This is just one possible representation, of course. Ideally, the physical representation should be chosen so that it makes critical operations efficient in the particular application where the database is to be used. The relational model still lets users access data in any way they please, but queries that the chosen implementation is not directly suited for may be execute less efficiently.

A problem with the basic design of major relational database systems is that they do not have enough information to make a good choice of representation. It is impossible for them to obtain the information about the application that they would need.

The Basis of Misunderstanding

People get the wrong idea about the role of the data model partly because they start using systems without learning the basic theory, but another reason, which I consider more critical, is how the user is forced to interact with the system in order to get reasonable performance. (By user in this case, I mean the person who uses the database system for implementing an application.)

In a perfect world, the way it is supposed to work is that the user provides logical definitions of the data, and the system somehow magically chooses the best implementation. This is a tough task, not least because the system must choose the implementation before it has had a chance of getting any feedback as to its use. In practice, this simply does not work.

Hence, the user, who does have an idea about which operations need to be efficient, needs to convey more information to the system than just the logical definitions. (Or move to a specialized database system for the application, if there is one.) And the only way that the user can interact with the system is through the relational interface!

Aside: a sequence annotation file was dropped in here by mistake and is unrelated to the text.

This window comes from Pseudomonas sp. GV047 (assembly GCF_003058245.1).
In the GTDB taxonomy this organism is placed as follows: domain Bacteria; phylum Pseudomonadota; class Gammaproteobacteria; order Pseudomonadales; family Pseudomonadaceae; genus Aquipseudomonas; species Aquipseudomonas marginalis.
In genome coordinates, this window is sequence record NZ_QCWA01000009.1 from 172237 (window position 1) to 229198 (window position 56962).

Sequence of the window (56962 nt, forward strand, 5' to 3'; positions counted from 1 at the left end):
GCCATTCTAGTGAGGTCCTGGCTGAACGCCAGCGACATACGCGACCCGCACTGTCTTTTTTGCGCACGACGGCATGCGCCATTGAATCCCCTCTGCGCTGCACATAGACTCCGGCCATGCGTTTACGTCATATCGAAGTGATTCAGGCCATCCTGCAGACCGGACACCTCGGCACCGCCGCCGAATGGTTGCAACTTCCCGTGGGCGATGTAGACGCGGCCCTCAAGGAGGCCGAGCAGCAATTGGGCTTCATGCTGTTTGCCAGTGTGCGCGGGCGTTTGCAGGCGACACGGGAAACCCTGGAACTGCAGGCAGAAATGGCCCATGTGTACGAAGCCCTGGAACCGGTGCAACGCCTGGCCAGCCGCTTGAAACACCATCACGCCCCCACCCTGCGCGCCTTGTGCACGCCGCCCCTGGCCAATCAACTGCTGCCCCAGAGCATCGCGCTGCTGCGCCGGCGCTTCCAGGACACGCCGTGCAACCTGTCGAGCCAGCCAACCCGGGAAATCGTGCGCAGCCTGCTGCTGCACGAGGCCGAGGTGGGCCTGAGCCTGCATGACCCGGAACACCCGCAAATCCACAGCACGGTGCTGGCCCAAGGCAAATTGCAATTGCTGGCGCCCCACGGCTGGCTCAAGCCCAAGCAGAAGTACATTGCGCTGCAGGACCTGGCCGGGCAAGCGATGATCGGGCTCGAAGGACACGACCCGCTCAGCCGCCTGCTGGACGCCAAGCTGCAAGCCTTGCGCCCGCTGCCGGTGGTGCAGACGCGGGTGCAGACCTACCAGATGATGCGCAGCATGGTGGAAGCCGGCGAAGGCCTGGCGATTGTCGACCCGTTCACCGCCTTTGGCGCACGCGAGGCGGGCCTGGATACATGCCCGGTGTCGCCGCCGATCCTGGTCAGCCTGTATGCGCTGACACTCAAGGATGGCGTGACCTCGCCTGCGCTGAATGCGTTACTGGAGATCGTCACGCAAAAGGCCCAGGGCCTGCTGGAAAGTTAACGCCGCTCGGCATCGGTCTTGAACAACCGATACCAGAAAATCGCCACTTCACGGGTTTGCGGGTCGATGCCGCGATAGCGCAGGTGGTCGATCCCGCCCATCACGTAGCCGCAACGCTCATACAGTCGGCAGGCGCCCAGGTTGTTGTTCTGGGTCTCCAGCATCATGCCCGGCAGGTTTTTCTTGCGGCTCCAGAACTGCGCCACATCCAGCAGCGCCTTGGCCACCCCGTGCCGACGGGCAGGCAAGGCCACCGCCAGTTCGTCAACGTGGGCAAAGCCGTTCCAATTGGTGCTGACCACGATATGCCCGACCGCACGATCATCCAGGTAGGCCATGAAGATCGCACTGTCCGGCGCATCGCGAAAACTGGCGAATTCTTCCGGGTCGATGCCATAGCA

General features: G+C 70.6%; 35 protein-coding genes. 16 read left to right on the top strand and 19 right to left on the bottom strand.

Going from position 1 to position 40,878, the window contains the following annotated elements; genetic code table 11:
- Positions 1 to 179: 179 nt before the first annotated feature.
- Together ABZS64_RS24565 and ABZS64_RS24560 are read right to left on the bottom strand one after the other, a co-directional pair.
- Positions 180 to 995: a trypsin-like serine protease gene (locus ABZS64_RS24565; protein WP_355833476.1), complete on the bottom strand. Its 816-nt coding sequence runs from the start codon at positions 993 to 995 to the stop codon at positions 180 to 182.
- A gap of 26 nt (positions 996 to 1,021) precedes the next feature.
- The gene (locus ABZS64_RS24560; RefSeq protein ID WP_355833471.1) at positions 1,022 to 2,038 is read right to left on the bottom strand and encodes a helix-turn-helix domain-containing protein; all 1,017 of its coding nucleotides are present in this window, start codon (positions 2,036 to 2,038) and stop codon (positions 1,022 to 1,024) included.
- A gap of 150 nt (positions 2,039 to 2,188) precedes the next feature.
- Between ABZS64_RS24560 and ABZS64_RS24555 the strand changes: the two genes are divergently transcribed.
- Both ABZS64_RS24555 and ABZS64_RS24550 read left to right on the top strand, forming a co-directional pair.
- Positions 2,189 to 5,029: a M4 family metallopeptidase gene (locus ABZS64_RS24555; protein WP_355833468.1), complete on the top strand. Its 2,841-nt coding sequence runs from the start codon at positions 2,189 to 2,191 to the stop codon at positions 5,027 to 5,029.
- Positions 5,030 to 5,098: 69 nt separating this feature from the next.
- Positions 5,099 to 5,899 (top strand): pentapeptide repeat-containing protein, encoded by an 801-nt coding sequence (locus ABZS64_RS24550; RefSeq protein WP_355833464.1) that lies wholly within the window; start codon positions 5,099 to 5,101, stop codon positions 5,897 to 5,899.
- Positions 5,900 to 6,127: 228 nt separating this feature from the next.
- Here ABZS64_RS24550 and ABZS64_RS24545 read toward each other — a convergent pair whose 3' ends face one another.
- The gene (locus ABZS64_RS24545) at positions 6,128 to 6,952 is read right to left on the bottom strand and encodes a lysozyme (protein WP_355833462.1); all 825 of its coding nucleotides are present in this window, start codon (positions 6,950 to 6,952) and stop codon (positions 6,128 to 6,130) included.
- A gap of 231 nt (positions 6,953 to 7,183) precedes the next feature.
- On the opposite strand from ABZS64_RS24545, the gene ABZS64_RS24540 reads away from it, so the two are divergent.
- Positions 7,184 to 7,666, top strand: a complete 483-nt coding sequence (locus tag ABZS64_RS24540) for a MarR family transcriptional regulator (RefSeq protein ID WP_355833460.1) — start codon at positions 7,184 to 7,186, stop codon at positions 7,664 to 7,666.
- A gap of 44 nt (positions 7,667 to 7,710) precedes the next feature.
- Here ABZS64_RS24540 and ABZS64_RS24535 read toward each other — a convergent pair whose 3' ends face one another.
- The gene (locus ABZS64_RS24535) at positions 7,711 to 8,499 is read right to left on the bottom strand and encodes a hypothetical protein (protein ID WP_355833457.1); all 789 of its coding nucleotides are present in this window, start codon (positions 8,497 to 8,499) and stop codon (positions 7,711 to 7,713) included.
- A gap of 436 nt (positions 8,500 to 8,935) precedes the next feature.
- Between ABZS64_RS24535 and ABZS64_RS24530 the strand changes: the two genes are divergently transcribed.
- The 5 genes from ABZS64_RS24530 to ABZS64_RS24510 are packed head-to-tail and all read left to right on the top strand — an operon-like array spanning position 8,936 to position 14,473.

This has two effects. First, database system vendors add physical aspects to the relational interface that are really not relational or logical at all. SQL is full of this – indexes for example. There are no indexes in the relational model; they belong in the implementation.

Second, the user is led into using implicit couplings between the relational definitions and the physical storage for improving performance. Denormalization is a blatant example. Relational theory tells us that that the relational structure of the database should be normalized to avoid integrity problems. Yet, practitioners choose to do the opposite because it can give them a performance advantage.

The result of all this is that it is difficult to spot the actual relational model in the major relational database systems.

Throwing Out the Model

People have started to move away from relational database systems, mainly because of performance issues. A range of more specialized systems for narrower applications is emerging. I have no principle objection to that; using the same database system for everything is no end in itself.

However, I am convinced that there will still be a place for systems that are general-purpose enough to explicitly expose data to the user, without narrowing down what the data may represent, and accept complex specifications on relationships and retrieval operations. For this, a simple logical model that represents data as relations is extremely powerful.

Unfortunately, the relational model has become so closely associated with SQL that people tend to discard the model because they are not satisfied with SQL. The end of the relational era is proclaimed, when it should really be just the end of the SQL era.

I agree with the relational evangelists that the reason why SQL databases are so displeasing is not that they are relational. Rather, one of their shortcomings is that they are not really relational. However, I am not convinced that the third manifesto systems that the true relational lobby brings forward can take their place. The relational model itself does have some drawbacks, which I leave as a subject for future posts.